Just as I am, without one plea
But that thy blood was shed for me,
And that thou bidd’st me come to thee,
O Lamb of God, I come
So reads the first of seven verses of Just as I am, penned by Charlotte Elliott (1789-1871), a devout and cultured woman, who wrote six volumes of hymns full of consolation for those ‘in sickness and sorrow’. At the head of Just as I am when it was first published were the words of Jesus, “Him that cometh to me I will in no wise cast out” (John 6.37 AV).
What I wonder comes to your mind, when you hear those words Just as I am? For many Christians the hymn is first and foremost associated with the ‘invitation’ Billy Graham used to give at his evangelistic ‘crusades’ when he invited ‘seekers’ to come forward and ‘receive Christ’. Indeed, Billy Graham entitled autobiography is entitled Just as I am [HarperCollins, 1997].
For me Just as I am brings particular memories of Frank Amos Goodwin, a gifted Welsh evangelist, who was pastor of Chatsworth Baptist Church, West Norwood, in South London. As a teenager I was a member of his church. He was a wonderful preacher, who combined a strange mixture of formality and informality: on the one hand, he always wore ‘tails’ on a Sunday, for he argued ‘If I went to Buckingham Palace to meet the Queen I would have to wear tails; so why should I not wear tails when I come into the presence of the King of kings’; and yet he was amazingly relaxed and cheerful, as he bounded up the steps into the pulpit. Under his ministry the church experienced a remarkable moving of God’s Spirit. Every month, it seemed, there was a baptismal service: the congregation had only to sing Just as I am twice over and by the end of that baptismal service sufficient people had come forward in response to Frank Goodwin’s ‘altar call’ to warrant another baptismal service the coming month!
As a result for me Just as I am has always been associated with conversion. Indeed, consulting Hymns That Live (Hodder & Stoughton, 1980) by Frank Colqhoun, a former Vice-Dean of Norwich Cathedral, I discovered that the opening line of the hymn is very much linked with Charlotte Elliott’s own conversion. According to Colqhoun, in 1822, when her father was vicar of Clapham, A Swiss evangelist, Dr César Malan, came to stay in their home.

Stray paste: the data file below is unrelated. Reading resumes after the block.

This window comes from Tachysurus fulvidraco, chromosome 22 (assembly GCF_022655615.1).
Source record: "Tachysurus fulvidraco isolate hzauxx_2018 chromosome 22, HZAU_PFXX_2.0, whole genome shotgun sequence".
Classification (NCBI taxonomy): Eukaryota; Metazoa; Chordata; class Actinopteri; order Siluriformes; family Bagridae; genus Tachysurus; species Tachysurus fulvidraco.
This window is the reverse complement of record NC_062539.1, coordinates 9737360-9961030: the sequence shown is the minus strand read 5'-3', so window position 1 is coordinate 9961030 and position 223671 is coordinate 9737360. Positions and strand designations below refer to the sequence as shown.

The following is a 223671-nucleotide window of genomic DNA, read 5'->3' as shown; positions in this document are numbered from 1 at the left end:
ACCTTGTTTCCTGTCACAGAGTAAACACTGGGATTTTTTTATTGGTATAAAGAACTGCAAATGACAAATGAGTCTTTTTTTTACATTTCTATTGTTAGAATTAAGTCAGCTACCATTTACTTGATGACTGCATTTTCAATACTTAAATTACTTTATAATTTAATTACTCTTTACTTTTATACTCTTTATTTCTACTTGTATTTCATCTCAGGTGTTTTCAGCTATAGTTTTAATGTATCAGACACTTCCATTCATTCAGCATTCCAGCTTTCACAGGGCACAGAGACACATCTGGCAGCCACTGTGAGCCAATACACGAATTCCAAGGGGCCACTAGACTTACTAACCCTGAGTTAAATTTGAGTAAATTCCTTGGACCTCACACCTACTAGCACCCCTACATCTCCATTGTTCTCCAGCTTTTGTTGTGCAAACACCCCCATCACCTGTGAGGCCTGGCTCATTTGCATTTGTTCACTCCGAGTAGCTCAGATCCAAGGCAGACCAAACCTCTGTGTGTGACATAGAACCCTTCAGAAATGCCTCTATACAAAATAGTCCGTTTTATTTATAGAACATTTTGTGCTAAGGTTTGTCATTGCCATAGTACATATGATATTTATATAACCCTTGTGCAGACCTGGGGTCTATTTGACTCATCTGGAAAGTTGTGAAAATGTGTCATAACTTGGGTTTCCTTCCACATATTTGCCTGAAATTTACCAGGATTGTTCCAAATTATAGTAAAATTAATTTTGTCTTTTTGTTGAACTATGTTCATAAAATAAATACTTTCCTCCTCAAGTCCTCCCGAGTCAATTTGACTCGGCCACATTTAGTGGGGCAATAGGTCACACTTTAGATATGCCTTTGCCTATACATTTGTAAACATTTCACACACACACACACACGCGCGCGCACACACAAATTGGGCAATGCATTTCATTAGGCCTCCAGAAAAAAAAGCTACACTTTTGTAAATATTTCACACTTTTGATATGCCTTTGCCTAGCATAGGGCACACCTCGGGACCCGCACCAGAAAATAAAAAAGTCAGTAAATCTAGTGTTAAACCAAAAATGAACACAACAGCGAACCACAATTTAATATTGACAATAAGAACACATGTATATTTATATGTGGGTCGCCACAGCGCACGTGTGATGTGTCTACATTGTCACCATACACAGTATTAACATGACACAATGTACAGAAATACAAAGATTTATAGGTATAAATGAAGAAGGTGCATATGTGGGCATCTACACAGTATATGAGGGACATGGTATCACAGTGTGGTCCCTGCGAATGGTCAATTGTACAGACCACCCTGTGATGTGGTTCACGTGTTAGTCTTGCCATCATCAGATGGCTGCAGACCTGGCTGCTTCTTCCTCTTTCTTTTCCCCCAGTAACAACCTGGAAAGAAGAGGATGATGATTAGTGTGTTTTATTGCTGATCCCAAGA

He closely observed the young woman [Charlotte] who despite her strong Christian background, appeared to him to be restless and unhappy. Had she found God’s peace? Was she really a Christian? He decided he must ask her, and did so. She resented his question, and more or less told him to mind his own business…. [However] the question stuck in Charlotte’s mind. She could not evade the issue; and some days later she sought out Dr Malan, apologised for her rudeness, and admitted, ‘I do want to come to Christ, but I don’t know how to come’. ‘Come to him just as you are’ was his answer. The simple words were enough. She came just as she was, and found peace in her heart.
But it wasn’t until 1834 that she penned the hymn, Just as I am. By that stage Charlotte had moved to Brighton and was living with her brother, the Rev Henry Venn Elliott. One day. when everyone in her family had gone to a church bazaar to raise funds for a charity school, Charlotte was left alone, confined by illness. Depressed with feelings of uselessness and loneliness, she recalled Dr Malan’s words, “Come to him just as you are” and wrote the hymn, then and there. This was for Charlotte not a ‘conversion’ hymn, but rather a hymn of ‘consecration’ or ‘rededication’. As a result in some hymn books this hymn is to be found in the Holy Communion section. Indeed, it was immediately following the receiving of Bread and Wine last Sunday morning that I sang Just as I am. As I sang, I noted, initially with surprise, how fitting a communion hymn it was, with its constant refrain ‘O Lamb of God, I come’.
Furthermore, within a setting where worshippers are invited to come forward to receive communion, the very act of coming forward provides a great opportunity to respond again to the love of Christ. As I stood there receiving Bread and Wine, I repeated in my heart the words of the Apostle Paul, “The Son of God loved me and gave himself for me” (Gal.20) and in so doing gave myself back to him. I went on to renew my baptismal vows, and rededicated myself to serving Christ in the week that lay head ahead. Yes, on reflection, Just as I am is not just a great hymn of conversion, but also a great hymn of ‘consecration – as hymn that is equally fitting both at a baptismal service as at a communion service. Jesus continues to welcome me ‘just as I am’.
Just as I am – of that free love
The breadth, length, depth and height to prove,
Here for a season, then above,
O Lamb of God, I come